This was when the computer was brought into play. Unlike many great composers who have the ability to create whole songs within their head, a gift I'm constantly practicing, I'm not able to do so just yet. So I did what I always do instead: I turned the computer on, opened XG-Works and programmed a somewhat sporadic drum line and began to play on my keyboard to that mini loop as it played back. Several detours later I also learned that the true time signature of my song is not 4/4 but 2/4. Okay, so its simple duple instead of compound. All that not stopping me much, next came a few trial recordings. I guess because I really wanted to know which direction the song wanted to go, much like the chef who puts his finger into the mixture in order to taste it. I have to say I was overwhelmed by the possibilities at this point.

Since up to this point all I really had was a framework, it was now time to practice filling that frame with some actual musical content. Some bass here, some guitar there. Take this melody over here. The frame was built and fleshed out in small bits and pieces at a time - the act of composing went on. But it is important to mention that I didn't merely fill. I also "emptied". A sparse arrangement doesn't have to be a bad arrangement. A full blown arrangement on the other hand doesn't have to be a good arrangement. But first, what really constitutes a sparse arrangement? All I can tell you, while sparse in nature, it's not one of those monotone arrangements, either, because if you remember, right from the beginning I tried to involve changes within the content of a "nice Christmas song". A rule of thumb I always remember reads: "The best part of a song is the part the listener anxiously waits for." As much as I might like my little guitar solo, two times is the absolute maximum. Hmm, perhaps it is indeed possible to imitate a nice guitar sound using MIDI after all...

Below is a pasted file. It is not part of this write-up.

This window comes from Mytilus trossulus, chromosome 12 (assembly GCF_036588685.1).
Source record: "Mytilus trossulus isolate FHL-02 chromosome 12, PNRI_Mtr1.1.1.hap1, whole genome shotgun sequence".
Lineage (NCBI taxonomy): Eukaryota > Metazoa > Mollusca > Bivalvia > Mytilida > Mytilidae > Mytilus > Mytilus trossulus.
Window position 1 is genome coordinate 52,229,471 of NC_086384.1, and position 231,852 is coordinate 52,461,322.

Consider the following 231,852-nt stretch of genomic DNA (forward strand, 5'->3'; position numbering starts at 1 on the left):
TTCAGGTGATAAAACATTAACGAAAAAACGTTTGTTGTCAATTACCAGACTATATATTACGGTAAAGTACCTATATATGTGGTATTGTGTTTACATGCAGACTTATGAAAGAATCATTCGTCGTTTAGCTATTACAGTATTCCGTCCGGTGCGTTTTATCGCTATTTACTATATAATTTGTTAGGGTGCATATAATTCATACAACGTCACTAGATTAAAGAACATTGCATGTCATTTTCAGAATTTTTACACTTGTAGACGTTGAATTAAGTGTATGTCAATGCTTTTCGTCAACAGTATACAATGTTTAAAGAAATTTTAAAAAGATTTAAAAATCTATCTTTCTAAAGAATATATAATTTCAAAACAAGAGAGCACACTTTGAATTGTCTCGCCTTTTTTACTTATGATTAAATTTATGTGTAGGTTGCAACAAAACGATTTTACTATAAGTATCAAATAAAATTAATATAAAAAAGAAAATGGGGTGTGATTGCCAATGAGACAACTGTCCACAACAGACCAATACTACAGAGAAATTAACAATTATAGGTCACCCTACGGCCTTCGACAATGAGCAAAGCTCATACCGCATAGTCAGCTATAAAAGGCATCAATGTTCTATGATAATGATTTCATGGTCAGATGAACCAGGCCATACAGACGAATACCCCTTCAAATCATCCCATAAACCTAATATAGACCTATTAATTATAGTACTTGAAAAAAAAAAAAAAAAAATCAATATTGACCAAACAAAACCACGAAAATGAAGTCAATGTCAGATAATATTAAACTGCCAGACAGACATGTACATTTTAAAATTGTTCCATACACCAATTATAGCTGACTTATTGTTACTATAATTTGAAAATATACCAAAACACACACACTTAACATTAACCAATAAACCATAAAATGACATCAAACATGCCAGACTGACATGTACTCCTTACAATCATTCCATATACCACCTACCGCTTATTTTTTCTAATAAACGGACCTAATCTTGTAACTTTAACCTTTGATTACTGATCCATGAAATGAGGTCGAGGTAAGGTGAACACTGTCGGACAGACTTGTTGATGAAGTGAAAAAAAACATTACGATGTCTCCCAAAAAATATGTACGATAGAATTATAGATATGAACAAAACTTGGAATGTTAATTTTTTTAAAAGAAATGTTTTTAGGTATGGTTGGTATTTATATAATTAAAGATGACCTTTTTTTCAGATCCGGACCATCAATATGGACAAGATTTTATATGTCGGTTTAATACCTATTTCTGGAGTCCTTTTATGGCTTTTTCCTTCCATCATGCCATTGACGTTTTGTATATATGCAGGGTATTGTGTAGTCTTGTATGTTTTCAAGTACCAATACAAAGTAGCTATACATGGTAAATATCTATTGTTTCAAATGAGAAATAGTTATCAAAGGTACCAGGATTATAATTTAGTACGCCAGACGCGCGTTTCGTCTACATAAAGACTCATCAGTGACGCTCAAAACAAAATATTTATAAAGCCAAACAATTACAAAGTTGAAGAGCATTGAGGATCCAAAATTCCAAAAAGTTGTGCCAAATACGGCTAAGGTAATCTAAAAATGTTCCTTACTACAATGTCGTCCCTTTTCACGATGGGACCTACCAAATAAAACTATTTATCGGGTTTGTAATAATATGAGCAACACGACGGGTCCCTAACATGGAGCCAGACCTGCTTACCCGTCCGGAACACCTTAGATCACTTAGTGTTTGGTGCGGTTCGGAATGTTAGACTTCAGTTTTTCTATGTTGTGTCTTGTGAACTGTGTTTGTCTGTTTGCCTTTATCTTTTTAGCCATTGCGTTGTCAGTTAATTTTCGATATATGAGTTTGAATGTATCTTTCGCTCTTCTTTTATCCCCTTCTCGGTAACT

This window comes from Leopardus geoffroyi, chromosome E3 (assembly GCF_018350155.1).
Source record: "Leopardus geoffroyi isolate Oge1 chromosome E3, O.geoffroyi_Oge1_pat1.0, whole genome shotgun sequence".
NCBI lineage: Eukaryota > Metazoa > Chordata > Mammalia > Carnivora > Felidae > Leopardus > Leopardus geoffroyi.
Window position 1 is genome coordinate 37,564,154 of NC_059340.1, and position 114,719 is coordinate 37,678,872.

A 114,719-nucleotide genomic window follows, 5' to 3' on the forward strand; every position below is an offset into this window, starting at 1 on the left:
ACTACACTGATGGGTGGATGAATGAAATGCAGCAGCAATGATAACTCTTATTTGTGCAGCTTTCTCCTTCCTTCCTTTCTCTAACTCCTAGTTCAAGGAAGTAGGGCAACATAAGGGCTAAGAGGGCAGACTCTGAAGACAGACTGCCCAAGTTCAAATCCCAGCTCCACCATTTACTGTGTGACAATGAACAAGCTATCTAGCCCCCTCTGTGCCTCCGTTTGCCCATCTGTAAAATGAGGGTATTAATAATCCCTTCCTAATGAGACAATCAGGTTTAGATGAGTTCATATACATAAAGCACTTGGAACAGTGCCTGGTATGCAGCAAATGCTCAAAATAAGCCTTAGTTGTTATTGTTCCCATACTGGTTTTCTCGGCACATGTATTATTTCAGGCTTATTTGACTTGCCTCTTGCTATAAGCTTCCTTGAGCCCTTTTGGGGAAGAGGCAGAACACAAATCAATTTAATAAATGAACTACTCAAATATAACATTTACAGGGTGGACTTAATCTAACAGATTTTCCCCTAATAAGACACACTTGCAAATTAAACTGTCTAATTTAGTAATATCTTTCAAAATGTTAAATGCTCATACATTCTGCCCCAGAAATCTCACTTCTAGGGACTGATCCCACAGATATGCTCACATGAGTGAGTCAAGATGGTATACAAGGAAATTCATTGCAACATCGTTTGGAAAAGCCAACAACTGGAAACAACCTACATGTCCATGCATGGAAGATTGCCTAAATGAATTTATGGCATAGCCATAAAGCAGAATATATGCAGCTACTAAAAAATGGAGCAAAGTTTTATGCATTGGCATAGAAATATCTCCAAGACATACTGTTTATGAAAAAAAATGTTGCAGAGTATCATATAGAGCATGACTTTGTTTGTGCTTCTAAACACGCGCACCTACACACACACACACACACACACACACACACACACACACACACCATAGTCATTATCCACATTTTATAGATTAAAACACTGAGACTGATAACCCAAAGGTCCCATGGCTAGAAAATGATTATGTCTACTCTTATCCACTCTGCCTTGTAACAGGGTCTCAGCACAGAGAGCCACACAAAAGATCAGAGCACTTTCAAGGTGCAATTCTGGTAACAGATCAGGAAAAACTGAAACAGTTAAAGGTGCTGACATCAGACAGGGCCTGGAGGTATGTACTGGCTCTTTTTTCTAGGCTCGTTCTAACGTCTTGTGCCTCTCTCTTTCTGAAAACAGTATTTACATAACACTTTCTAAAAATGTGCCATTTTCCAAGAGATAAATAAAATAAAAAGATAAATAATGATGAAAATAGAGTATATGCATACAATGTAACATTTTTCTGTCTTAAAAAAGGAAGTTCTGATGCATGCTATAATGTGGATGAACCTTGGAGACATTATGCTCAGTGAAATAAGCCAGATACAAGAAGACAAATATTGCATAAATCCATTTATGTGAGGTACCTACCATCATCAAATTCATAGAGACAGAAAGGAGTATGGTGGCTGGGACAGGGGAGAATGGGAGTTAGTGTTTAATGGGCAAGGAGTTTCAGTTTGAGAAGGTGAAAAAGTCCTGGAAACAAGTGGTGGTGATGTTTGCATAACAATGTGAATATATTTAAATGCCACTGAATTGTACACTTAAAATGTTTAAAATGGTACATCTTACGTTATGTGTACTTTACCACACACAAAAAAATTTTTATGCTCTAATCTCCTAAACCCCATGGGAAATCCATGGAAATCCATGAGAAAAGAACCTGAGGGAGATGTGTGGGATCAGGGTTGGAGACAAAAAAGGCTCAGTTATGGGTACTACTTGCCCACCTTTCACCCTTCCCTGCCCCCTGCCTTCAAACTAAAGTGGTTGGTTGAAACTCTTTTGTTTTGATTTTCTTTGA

The project has been progressing rather well, and at the time of this writing I can at least say that I have written a Christmas song which includes lyrics and a rather complete arrangement including an Intro. There's also a MIDI sequence created of it now, and I'm about to dot the i's and cross the t's on this one. Certain details of the MIDI sequence aren't yet satisfying enough, some editing and addition of a few controllers for spice are in order, then of course I will have to convert those MIDI tracks to AUDIO tracks, record the vocals and mix this project before it is "in the can". So what does this creation taste, er, sound like? I spent too much time thinking about whether to provide some parts of my song as a reference what I'm talking about but came to the conclusion that at this point things wouldn't make much sense at all. After all I want you to write your own Christmas song, too. But I assure you as soon as the tracking is finished I'll provide it on my website as well as on the review board. Just give me some time to put the frosting on this Christmas "cake", please.

Yours, Dennis